• Website Activity - Log all websites visited by the popular browsers.
  • Application Usage - Monitor and log all applications ran.
  • Documents Opened - Record documents and files opened and viewed.

Optional functions

  • Remote Desktop Viewing - Grab screenshots of the remote computer's desktop.
  • Remote System Information Viewing - View a listing of various system information for the remote PC.
  • Remote Internet Connections Viewing - View a list of the current Internet connections on the remote machine.
  • Remote Recent Document History Viewing.
  • Remote Message Display.
  • Remote System Lockdown Control.


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Spy software

Spy software (also known as "Computer Monitoring Software" or "keylogger") secretly records a computer user by capturing all keystrokes, websites visited, and chat conversations. Some of these spy software programs can even be installed remotely without being detected by commercial anti-virus software. There are several different uses for this type of software, with two of the most popular being child Internet safety and spousal monitoring.

Spy Software is installed directly by the user wanting to perform the monitoring. Many times spy software is confused with "spyware", but actually they are different. Spy software is often used by schools to monitor student activity. Some businesses use it to monitor employees behavior at the workplace.

Spy Software allows you to monitor your children, spouse or employees. It creates detailed reports for the purchaser's information, which are hidden from the person being monitored.

Spying software can also be in the form of web based service. In this type of spying service the user is not required to download any standalone application, everything is saved and maintained on the web server.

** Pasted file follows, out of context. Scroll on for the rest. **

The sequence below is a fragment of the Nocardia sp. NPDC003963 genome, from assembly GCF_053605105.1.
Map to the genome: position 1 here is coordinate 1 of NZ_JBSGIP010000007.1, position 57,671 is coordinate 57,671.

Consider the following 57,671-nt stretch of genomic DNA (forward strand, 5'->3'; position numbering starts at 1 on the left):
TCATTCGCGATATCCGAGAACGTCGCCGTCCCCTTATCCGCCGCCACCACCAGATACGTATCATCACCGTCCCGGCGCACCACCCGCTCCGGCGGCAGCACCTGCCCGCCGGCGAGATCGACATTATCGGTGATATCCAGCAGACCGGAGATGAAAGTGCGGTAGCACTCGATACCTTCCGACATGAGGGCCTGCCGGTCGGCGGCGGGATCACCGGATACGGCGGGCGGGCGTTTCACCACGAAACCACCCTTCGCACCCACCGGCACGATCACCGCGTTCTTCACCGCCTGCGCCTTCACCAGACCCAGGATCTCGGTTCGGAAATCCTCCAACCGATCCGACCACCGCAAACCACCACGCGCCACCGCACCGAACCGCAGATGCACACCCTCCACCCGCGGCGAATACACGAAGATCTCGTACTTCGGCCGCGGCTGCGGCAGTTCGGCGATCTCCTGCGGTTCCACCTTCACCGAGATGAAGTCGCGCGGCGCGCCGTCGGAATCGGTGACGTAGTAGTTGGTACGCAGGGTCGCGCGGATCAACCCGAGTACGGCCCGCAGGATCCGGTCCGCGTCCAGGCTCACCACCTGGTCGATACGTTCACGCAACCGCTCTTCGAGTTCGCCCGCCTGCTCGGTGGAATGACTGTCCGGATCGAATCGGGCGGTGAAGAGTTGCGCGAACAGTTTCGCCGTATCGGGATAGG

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Spyware

Spyware is computer software that collects personal information about users without their informed consent. The term Spyware, which was coined in 1995 but wasn't widely used for another five years, is often used interchangeably with adware and malware (software designed to infiltrate and damage a computer respectively).

Personal information is secretly recorded with a variety of techniques, including logging keystrokes, recording Internet web browsing history, and scanning documents on the computer's hard disk. Purposes range from overtly criminal (theft of passwords and financial details) to the merely annoying (recording Internet search history for targeted advertising, while consuming computer resources). Spyware may collect different types of information. Some variants attempt to track the websites a user visits and then send this information to an advertising agency. More malicious variants attempt to intercept passwords or credit card numbers as a user enters them into a web form or other applications.

The spread of spyware has led to the development of an entire anti-spyware industry. Its products remove or disable existing spyware on the computers they are installed on and prevent its installation. However, a number of companies have incorporated forms of spyware into their products. These programs are not considered malware, but are still spyware as they watch and observe for advertising purposes. It is debatable whether such 'legitimate' uses of adware/spyware are malware since the user often has no knowledge of these 'legitimate' programs being installed on his/her computer and is generally unaware that these programs are infringing on his/her privacy. In any case, these programs still use the resources of the host computer without permission.